In my previous post, we began looking at Mark Sandlin’s post, “10 Things You Can’t Say While Following Jesus”, and found that he was half correct, after a fashion. In this post, we’ll look at numbers 7 and 8 and see if the trend continues.
8) God never gives us more than we can handle.
Ever tried saying this to a person contemplating suicide? No? Well, of course not.
Why? Because it is just wrong.
It’s wrong for the reason that #10 is wrong and it’s wrong because factual circumstances of living prove that sometimes this life does bring with it more than we can handle.
Paging the Apostle Paul,
No temptation has overtaken you that is not common to man. God is faithful, and he will not let you be tempted beyond your ability, but with the temptation he will also provide the way of escape, that you may be able to endure it. (1 Corinthians 10:13 ESV)
As many times as I have struggled with such things in my life as pain, disappointment, and depression, because God has been faithful to his word and has used his Word to strengthen and inform me of the truth of what it is that I am living for.
Furthermore, Christ says,
Come to me, all who labor and are heavy laden, and I will give you rest. Take my yoke upon you, and learn from me, for I am gentle and lowly in heart, and you will find rest for your souls. For my yoke is easy, and my burden is light. (Matthew 11:28-30 ESV)
So, if one is a believer and is speaking to a believer, one can say, very well, make that statement.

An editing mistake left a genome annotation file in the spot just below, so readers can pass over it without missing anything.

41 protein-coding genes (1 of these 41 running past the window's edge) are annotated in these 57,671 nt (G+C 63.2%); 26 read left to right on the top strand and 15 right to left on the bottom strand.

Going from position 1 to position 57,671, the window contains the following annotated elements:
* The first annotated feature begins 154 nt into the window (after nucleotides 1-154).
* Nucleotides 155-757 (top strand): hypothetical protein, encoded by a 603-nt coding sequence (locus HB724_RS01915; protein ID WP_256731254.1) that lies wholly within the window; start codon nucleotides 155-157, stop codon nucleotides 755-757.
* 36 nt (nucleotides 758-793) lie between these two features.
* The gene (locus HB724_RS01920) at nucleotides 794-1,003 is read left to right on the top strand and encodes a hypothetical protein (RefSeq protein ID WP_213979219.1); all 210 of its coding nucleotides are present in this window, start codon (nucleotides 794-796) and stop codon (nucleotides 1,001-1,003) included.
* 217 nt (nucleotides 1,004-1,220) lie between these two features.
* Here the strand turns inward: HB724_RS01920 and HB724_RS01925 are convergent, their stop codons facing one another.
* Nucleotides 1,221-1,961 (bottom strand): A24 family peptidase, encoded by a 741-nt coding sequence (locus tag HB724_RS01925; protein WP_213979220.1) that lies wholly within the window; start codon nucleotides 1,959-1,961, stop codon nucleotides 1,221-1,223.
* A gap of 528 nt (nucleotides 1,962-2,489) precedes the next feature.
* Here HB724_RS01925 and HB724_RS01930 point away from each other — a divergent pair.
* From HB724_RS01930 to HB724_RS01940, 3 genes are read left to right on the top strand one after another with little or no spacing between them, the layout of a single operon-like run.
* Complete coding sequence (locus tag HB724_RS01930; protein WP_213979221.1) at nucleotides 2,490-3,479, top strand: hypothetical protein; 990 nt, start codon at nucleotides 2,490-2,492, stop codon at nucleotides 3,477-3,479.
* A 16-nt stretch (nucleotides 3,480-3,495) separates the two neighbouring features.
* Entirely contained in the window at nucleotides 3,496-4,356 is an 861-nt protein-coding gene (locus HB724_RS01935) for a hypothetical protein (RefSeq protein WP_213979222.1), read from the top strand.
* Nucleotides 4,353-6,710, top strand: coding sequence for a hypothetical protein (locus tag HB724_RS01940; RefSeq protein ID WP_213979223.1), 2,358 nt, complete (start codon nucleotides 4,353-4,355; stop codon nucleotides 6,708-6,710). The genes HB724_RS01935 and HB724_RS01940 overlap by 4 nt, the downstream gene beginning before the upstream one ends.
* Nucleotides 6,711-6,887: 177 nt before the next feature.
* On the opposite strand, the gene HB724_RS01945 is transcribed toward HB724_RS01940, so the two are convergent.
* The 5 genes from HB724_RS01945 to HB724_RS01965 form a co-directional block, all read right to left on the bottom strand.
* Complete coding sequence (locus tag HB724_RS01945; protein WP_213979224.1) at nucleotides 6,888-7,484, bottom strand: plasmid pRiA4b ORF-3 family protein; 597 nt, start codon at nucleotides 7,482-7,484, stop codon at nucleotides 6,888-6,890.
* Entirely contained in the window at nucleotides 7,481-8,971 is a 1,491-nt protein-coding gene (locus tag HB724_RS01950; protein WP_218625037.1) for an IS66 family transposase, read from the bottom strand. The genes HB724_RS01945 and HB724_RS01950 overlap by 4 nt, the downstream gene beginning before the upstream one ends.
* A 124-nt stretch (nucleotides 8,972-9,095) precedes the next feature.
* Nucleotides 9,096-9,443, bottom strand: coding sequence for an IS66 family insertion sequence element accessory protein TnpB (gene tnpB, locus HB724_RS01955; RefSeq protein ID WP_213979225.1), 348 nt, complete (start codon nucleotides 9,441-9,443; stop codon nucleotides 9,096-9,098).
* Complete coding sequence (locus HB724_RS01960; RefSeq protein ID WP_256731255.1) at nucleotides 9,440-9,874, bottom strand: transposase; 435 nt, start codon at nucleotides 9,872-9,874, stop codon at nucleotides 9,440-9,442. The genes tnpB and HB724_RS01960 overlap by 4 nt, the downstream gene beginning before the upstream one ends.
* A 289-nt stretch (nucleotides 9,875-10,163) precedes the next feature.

7) But for the grace of God, there go I.
Think about that for just a minute.
How about walking in the shoes you’re grateful not to be in for just a minute? Are they where they are because they lack the grace of God that others receive?
Does God pick and choose whom grace lands upon, intentionally withholding it from some people?
I know that people who say this don’t mean it that way, but that is what they are saying – even if indirectly. Feel free to be thankful for where you are but let’s stop heaping coals on other people’s shoulders – even if unintentionally.
Yes, absolutely, think about that statement.
Then ask, really, he has to ask the question? Has he not read the Scriptures? Paul, say something please,
In love he predestined us for adoption as sons through Jesus Christ, according to the purpose of his will, to the praise of his glorious grace, with which he has blessed us in the Beloved. (Ephesians 1:4c-6, emphasis added)
For those whom he foreknew he also predestined to be conformed to the image of his Son, in order that he might be the firstborn among many brothers. And those whom he predestined he also called, and those whom he called he also justified, and those whom he justified he also glorified. (Romans 8:29-30 ESV)
God absolutely chooses who he will place his grace upon. Look here,
I will be gracious to whom I will be gracious, and will show mercy on whom I will show mercy. (Exodus 33:19b ESV)
Apparently, Reverend Sandlin’s God has no freedom. Reverend Sandlin’s God has to have, to paraphrase one theologian, “peanut-butter grace” that gets spread around. Reverend Sandlin’s God seems to be nothing more than a cosmic bellhop.
Christians have every right to make that that statement, though not arrogantly, but humbly and sincerely, because apart from God extending his grace and giving us to his son, Christ Jesus (John 6:35-40), we would still be under his wrath and destined for hell.
Well, that’s all that I can take for now. Next time, numbers 5 and 6.